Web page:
the rules and agree to any changes made in the rules once the game starts.  


We deal
with bathroom bullying is immediately—no warnings and no second chances.
Parents are called to the school to speak with the principal and the child is
placed on administrative suspension. 

There are only a few Jewish families at our school, but one of them is very traditional. The son wears a kippah and tallit shirt. He’s very popular. But then it’s a Montessori school and we teach peace. 


Yaw Mandy says:

Example of such group of people?

Samwaltpete says:

I thought the film was brilliant. It poignantly illustrated the ugliness of bullying and the tragic destruction of lives that it can lead to. It also serves as an indictment against many school systems that seem to either ignore the problem or have no clue whatsoever about how to deal with it. Most importantly, it made the audience love the bullied kids that were featured – almost like they were our own – and fueled a desire to do something about it. In referring to it as “torture porn”, the author blindly misses the fact that sometimes you have to show the horrors of society for what it is in order to get people to really understand and believe it. And while the movie doesn’t spoon feed any solutions, it certainly lays out well the various failures of the school system and society at large so that the viewing audience may be able to help in that respect. How can this author be so unrealistic to expect that this small documentary film would nicely package a perfect solution to the complex problem it so dutifully lays before us??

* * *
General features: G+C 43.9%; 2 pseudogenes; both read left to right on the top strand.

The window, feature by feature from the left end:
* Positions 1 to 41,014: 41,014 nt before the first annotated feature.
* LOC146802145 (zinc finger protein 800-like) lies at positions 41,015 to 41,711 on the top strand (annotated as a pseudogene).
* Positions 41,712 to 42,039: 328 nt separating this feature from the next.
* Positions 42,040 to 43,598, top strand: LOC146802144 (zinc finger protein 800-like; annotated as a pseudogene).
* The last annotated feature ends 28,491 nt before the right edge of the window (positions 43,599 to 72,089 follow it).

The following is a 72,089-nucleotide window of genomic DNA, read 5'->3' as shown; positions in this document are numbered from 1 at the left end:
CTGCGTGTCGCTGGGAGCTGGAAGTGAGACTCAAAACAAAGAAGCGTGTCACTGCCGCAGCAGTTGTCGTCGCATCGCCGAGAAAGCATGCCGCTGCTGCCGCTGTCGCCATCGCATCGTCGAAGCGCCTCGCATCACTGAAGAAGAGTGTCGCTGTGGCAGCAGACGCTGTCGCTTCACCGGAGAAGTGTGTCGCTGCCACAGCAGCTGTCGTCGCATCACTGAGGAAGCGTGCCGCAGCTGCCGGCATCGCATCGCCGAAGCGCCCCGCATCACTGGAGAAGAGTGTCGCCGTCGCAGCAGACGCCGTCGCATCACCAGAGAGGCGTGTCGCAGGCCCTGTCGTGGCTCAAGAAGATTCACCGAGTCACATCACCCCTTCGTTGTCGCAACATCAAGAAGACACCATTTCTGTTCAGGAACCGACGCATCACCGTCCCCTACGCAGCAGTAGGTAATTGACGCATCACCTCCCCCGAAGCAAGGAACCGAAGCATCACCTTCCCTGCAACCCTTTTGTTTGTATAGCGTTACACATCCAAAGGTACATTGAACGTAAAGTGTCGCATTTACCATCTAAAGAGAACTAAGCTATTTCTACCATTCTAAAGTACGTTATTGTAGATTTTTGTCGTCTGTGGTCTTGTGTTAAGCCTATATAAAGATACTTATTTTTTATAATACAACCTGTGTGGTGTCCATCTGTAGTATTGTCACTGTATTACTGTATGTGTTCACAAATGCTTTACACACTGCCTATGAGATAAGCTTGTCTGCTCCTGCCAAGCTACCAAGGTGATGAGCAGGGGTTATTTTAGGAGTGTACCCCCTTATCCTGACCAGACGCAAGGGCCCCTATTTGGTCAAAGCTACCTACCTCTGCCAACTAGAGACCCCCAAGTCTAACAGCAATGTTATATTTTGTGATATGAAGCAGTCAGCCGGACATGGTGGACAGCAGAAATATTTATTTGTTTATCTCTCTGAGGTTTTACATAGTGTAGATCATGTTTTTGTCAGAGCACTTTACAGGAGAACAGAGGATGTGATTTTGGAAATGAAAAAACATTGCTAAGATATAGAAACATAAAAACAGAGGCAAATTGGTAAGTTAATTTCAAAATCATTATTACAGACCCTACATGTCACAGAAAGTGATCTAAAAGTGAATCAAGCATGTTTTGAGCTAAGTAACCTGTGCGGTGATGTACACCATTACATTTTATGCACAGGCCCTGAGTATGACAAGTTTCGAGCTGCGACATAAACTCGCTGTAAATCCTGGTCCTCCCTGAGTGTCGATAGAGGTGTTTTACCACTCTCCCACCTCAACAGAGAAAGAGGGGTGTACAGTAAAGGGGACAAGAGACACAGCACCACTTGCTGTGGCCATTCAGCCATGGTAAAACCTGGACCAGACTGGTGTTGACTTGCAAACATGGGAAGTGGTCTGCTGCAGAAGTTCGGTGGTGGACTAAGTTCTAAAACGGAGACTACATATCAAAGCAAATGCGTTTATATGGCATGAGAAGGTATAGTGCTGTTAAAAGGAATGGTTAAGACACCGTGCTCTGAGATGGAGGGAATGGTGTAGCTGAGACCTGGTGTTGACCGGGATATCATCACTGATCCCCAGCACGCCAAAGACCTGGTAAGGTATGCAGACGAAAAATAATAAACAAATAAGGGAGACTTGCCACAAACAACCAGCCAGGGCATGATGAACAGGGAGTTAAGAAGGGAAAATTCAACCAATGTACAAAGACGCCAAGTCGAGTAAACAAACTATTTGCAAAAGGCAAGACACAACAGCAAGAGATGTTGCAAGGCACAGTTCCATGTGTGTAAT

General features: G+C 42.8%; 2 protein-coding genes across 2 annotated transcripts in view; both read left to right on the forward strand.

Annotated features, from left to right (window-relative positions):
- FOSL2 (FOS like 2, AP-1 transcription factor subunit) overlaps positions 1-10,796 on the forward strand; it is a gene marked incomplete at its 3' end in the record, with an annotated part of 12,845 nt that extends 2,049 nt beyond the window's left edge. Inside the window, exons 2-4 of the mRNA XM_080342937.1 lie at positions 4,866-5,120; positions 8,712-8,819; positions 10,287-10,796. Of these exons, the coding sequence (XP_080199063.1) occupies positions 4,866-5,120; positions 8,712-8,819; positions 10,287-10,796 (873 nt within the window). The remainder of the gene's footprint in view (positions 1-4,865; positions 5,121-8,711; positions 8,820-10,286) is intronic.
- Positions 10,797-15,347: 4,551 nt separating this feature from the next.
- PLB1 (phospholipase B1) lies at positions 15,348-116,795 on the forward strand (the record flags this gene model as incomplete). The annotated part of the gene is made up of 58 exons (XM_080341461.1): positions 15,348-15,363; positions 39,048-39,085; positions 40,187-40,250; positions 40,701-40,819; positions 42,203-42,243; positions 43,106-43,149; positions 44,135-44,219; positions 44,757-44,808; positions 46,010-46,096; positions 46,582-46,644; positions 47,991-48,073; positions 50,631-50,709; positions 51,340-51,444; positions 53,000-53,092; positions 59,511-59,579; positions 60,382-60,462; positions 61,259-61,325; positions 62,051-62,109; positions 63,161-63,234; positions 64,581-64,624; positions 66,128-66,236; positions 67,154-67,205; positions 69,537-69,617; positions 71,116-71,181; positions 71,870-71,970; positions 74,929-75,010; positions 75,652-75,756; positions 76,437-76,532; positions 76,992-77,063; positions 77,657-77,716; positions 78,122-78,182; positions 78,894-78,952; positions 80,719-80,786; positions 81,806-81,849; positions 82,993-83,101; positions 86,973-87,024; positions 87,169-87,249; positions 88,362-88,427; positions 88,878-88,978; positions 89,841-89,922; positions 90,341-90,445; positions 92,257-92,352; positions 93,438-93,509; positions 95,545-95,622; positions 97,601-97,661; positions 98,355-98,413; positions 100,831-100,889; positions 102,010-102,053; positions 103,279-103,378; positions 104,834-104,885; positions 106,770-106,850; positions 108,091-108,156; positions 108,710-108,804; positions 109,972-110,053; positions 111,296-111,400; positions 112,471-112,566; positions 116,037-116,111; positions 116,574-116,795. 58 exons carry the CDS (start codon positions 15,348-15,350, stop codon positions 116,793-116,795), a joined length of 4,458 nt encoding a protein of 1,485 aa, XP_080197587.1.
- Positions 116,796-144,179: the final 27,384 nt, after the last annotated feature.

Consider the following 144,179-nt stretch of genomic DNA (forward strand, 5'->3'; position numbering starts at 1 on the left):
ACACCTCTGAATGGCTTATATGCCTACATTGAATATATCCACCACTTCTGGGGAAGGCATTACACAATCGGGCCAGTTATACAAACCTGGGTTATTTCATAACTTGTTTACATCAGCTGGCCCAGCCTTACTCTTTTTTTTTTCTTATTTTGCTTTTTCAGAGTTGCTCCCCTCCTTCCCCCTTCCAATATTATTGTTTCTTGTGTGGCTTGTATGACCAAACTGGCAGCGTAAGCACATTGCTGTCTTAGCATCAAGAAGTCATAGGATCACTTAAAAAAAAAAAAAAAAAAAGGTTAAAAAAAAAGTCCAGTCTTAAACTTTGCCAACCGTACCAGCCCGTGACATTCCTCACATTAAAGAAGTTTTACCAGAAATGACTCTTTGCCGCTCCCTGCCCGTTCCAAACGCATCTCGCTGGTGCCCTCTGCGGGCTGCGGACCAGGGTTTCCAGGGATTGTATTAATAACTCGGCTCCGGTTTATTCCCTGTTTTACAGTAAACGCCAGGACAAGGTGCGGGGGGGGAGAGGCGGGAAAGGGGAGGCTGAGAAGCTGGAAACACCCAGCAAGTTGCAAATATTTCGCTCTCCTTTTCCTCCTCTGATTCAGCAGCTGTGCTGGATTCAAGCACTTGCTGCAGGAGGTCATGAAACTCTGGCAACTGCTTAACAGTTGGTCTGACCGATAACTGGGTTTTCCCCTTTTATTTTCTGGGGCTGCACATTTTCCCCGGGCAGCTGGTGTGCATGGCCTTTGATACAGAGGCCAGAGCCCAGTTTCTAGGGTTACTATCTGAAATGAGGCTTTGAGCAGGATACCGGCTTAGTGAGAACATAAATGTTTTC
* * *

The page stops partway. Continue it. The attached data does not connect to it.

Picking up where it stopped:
Well said..I agree. The author of this article seems to revel in the role of a cynical movie critic whose job is to find as many things to complain about as possible when reviewing a film. Kinda like a bully..ignore the good in something and tear it down to make yourself feel better. Personally, I thought the movie was very moving, and it got me here after combing the internet looking for ways I could potentially make an impact on this issue.

Sean Feverston says:

It is unfortunate that the author of this article has decided to miss the point of this documentary and the purpose of documentaries in general in a piece written so contrarian that it almost seems forced and written for the sake of having a differing opinion. If that were the case, Devil’s advocacy isn’t supposed to come across as resentful.

Point is: It is not always a documentarian’s role to present solutions. It is the role of the documentary to present questions for the audience to search for an answer to. Or to garner support for a cause. The guy who directed Bully is not a pediatric Psychologist, a counselor or an educator. The guy was bullied as a kid and wanted to capture the experience of the bullied person for those who haven’t experienced it to see what it is like to live with it. Its not about demonizing the Bully its about showing the perspective of the victims and their families.